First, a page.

Copyright & Disruptive Technologies

Wendy Seltzer
Andrew Bridges
Derek Khanna
Margot Kaminski
Ben Huh

Incumbent technologies do not want to give ways to new tech.

Andrew Bridges
Copyright is now on the radar in some of the most powerful/rich people in the US. The new 6 strikes law goes a little far. Example: If you don’t pay a toll 6 times, you don’t have access to the road any more. Things have moved from civil to criminal, so there are no protections for people pulled down if it is incorrect.

Ben Huh
DMCA provides safe-harbor provision for content sites. Self-protection created this law, not foresight. The internet is about expression, and we don’t know what the future of expression is going to be because it doesn’t exist yet. Intellectual Property is NOT property. Things exist for the public good.

Wendy Seltzer
Copyright is the “engine of free expression”. Copyright is a negotiated exclusion – who is invited to the table to make the laws? Typically the incumbents who already have copyrights. In 1998, the DMCA the entertainment industry and internet service providers negotiated that law.

Derek Khanna
The copyright institution was created to provide a content monopoly. Cell phone unlocking is now a federal crime (after the DMCA removed that provision this year). You can get 5 years in prison and half a million dollar fine. A petition received 140,000 signatures which got legislation turned around. Next Step: DMCA was written in a way to make certain technologies illegal going forward. It makes assistive technology for the blind and deaf illegal.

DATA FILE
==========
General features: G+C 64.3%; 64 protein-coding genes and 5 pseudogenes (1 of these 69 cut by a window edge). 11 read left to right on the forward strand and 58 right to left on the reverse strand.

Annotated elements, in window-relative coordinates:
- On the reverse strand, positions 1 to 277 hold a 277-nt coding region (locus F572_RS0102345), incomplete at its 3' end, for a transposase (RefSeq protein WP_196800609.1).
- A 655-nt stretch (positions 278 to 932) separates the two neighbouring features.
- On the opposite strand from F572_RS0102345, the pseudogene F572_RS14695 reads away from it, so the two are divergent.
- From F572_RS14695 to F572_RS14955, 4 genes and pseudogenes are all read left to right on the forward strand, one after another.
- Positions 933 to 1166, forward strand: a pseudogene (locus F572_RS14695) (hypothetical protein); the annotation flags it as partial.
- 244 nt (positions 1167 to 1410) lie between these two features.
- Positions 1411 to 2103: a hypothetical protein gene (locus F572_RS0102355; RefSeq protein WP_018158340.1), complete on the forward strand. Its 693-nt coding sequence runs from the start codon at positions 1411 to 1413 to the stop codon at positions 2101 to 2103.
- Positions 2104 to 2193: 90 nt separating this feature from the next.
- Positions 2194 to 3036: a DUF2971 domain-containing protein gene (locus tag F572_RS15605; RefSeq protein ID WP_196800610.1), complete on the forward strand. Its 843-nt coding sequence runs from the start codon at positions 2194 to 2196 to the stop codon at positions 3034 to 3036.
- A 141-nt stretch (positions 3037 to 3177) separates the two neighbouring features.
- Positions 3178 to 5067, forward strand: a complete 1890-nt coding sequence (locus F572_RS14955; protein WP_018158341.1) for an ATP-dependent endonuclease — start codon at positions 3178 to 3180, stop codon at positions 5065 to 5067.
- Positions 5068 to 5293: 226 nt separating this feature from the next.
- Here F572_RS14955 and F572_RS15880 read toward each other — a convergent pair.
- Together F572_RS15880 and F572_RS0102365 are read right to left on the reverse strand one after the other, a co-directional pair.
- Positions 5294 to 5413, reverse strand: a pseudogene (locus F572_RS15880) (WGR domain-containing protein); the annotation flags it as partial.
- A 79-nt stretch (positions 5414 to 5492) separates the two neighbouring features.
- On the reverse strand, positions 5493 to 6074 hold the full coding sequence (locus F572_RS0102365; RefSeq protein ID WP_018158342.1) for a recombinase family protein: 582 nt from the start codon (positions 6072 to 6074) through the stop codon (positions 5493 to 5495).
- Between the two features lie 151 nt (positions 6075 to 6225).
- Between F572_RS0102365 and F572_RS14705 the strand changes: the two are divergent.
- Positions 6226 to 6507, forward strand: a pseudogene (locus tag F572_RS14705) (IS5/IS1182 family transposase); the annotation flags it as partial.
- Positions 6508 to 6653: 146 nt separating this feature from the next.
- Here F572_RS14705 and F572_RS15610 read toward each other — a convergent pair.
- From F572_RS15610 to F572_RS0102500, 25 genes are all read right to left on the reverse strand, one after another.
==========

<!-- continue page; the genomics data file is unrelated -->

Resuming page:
Margot Kaminski
Existing copyright law used to go after individual users through on certain platforms (napster, kazaa, gorkster). There has a been a shift to move the cost of copyright enforcement from individual companies to tax payers. NET Act of 1997 and PRO-IP Act of 2008. New measures going forward: ACTA, TPP. TAFTA (and we don’t know what is is these trade agreements).

QUESTIONS:
How do you pick an issue Derek? It is about small victories – disentangling the myth with actual on-the-ground issues.

How does copyright overlap with 1st amendment issues? The courts have thrown it back to congress as long as it doesn’t touch freedom of expression.

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